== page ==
In addition, in many cases IT teams are overwhelmed with all kinds of business requests and security tasks. Increasing efficiency by using dedicated identity tools that are able to automate repetitive and highly manual tasks, can greatly reduce this IT friction.

 

3.    Gain access control

 

Today, many employees don’t simply climb the ladder within a single department. Instead, they regularly switch across departments and functions. If you sit back and relax, access rights and permissions will inevitably pile up and users will end up with excessive access rights they no longer need to do their job. These excessive access rights pose a risk to the organization as they can be misused or compromised. 

 

In summary, a comprehensive risk cockpit allows your IT team to easily detect and reduce risks. Moreover, passing your next internal or external audit will happen much smoother and faster.

 

Building a risk cockpit

based on the NIST framework

The NIST CSF is not the only ‘framework’ implying that the implementation of IT security will be - slightly - different for each company (see below). Think for example about the standard ISO 27001 that also leaves room for interpretation and meaning of processes and controls. This is reflected in the step by step approach shown below. Following these six steps will enable you to set up an identity & access risk cockpit that is aligned with the IT and business strategy of your organisation. This approach can be used to design a comprehensive risk cockpit for any important application or system in your organization. Ideally, you even have a single risk cockpit that gives you complete visibility into all users and their access rights across all important applications in your organization. In this ebook, however, we will focus on building a risk cockpit for Microsoft Active Directory.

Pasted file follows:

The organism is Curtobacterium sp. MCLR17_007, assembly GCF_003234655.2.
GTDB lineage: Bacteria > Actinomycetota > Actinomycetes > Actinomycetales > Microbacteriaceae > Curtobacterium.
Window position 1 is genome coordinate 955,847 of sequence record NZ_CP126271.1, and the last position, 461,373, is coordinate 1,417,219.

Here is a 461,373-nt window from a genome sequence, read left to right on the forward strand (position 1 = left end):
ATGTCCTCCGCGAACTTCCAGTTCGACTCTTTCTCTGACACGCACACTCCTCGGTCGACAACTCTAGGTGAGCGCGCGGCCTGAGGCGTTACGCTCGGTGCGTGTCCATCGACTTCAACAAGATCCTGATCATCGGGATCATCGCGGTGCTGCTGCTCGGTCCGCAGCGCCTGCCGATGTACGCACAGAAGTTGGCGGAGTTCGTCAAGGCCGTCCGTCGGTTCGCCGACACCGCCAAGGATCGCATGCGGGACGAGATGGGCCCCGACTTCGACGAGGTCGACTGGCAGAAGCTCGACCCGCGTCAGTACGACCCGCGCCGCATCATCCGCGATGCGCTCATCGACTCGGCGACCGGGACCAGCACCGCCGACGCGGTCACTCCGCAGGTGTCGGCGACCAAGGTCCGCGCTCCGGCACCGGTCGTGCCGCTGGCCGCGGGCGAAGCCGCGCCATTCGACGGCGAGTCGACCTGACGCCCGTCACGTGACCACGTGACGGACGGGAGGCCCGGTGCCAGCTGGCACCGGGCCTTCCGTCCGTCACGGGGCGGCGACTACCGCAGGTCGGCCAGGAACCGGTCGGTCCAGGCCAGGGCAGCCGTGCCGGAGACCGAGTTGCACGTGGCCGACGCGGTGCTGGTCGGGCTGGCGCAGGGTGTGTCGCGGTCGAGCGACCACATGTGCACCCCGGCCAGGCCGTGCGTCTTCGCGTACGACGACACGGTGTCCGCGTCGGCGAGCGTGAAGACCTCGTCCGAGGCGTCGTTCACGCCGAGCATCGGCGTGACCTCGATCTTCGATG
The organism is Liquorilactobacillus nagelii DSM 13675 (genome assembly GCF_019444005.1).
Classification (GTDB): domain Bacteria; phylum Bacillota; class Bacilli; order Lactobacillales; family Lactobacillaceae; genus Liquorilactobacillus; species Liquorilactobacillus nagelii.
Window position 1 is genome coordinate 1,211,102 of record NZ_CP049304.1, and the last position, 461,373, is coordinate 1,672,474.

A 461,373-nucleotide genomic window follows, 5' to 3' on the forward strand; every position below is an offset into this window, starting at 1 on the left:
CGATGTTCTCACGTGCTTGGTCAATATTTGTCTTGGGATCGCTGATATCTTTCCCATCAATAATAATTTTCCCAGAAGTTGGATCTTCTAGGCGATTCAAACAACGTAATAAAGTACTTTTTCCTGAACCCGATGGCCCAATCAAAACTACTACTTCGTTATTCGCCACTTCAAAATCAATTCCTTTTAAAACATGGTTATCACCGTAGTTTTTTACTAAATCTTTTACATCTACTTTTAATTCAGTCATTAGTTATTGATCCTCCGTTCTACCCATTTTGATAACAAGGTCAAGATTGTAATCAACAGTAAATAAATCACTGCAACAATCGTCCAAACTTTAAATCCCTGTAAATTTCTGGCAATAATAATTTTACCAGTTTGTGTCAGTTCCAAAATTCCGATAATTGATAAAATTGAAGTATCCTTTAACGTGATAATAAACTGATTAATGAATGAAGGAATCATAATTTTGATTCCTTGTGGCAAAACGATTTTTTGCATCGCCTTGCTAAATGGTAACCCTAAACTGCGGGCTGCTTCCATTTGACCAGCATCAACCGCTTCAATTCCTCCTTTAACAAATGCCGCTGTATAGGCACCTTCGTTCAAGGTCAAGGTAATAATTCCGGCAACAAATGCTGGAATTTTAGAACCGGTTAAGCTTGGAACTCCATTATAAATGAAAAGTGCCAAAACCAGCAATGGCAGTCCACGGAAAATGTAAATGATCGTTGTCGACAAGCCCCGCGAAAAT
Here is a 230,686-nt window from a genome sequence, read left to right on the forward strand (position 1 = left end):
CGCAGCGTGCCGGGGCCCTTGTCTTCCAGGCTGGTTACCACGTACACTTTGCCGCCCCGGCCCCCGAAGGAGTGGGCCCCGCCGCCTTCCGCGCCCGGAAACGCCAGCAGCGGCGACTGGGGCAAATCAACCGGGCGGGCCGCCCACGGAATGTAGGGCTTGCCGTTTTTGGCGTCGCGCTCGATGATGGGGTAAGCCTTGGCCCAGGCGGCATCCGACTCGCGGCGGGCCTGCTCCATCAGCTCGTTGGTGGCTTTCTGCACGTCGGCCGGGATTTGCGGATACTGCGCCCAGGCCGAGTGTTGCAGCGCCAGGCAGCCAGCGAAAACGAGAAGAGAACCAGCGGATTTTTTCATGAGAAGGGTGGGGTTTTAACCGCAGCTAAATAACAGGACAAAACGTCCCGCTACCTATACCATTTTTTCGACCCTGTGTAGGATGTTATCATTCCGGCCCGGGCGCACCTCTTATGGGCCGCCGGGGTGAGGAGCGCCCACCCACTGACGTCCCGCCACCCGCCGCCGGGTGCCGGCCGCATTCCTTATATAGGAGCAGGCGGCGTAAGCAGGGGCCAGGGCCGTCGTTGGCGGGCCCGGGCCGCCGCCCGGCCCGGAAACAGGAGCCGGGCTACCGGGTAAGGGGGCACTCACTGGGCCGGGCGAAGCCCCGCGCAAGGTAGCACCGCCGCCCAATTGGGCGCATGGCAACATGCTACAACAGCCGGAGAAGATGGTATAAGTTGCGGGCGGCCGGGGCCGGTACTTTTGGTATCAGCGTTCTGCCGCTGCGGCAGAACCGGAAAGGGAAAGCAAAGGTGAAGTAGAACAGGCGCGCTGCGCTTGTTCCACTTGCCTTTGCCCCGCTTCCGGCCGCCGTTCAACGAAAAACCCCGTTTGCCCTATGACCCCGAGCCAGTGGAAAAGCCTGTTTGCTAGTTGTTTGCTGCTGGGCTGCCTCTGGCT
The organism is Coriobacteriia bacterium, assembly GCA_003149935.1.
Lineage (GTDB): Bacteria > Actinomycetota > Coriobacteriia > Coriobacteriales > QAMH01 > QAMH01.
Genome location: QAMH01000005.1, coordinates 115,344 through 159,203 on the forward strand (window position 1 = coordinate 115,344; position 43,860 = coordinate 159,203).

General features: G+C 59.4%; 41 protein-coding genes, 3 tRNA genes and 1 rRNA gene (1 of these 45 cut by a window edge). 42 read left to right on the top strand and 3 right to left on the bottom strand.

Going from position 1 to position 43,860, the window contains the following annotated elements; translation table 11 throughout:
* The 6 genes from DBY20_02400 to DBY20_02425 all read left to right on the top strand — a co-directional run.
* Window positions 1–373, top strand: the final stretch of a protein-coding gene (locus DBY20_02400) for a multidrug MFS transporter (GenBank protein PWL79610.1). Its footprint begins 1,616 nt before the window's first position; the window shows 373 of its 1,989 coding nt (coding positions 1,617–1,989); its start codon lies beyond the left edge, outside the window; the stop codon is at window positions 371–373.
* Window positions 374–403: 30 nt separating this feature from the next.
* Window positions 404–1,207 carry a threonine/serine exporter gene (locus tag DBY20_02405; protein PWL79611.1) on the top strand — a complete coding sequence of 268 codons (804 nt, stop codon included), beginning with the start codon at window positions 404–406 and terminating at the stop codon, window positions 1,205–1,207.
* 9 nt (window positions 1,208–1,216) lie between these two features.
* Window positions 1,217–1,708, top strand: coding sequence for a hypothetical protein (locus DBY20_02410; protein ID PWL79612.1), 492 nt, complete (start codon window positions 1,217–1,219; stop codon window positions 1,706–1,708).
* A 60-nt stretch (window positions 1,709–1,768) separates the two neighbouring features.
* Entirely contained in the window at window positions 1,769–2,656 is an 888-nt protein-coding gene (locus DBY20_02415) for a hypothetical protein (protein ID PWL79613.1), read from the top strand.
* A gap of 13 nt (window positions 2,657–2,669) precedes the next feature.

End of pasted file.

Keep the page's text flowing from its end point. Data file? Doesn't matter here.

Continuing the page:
What is NIST CSF?

The NIST Cybersecurity Framework (CSF) is developed by the National Institute of Standards and Technology (part of the U.S. Department of Commerce) in order to help companies identify, assess and manage cyber risks. However, this Framework is not a one-size-fits-all approach that can be copied word for word and applied to each company. That is because organizations often face unique cyber and information security risks. The trick is to identify the relevant pieces, customizing them to your business needs and implementing them within your organization.

 

Step by step guide to set up the ideal risk cockpit

Reflect on

critical objects

Analyze

Follow-up

Identify threats

& regulations

Determine

control sets

Focus

& transformation

Why focus on Active Directory?

First of all, Active Directory (AD) is an indispensable system for the vast majority of organisations around the world to authenticate and authorize users and computers in a domain network. AD is deployed in 90% of all businesses and within those businesses around 80% of the applications rely on AD data. As Active Directory is often strongly intertwined with a number of critical applications it is crucial to ensure that is securely managed.